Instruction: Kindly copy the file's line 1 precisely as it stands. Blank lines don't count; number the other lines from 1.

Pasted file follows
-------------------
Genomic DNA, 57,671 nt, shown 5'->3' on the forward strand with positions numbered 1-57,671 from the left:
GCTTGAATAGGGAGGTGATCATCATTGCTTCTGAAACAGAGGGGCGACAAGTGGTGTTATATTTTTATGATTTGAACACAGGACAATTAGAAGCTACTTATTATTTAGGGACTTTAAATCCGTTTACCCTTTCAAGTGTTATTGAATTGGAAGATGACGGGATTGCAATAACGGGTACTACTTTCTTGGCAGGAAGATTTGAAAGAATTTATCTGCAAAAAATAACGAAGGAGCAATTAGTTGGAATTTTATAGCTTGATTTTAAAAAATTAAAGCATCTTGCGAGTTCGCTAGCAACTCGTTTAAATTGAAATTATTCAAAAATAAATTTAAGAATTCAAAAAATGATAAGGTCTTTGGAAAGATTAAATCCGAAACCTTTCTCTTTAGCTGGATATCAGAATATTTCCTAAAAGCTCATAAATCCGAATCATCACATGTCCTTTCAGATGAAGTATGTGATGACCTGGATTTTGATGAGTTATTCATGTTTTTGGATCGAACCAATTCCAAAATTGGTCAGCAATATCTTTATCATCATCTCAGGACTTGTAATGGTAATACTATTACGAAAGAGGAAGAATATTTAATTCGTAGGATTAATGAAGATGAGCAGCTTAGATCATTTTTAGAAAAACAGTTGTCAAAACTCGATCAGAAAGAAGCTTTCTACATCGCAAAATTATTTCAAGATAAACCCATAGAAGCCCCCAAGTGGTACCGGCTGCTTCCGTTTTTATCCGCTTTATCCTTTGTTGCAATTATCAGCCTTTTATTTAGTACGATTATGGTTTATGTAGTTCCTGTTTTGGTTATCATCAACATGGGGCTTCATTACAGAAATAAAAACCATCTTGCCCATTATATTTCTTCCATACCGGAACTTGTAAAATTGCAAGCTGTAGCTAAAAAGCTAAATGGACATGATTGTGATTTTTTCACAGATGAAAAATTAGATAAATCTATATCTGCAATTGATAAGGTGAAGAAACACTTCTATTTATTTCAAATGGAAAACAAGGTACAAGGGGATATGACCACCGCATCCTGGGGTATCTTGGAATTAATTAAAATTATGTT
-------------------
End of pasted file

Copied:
Genomic DNA, 57,671 nt, shown 5'->3' on the forward strand with positions numbered 1-57,671 from the left: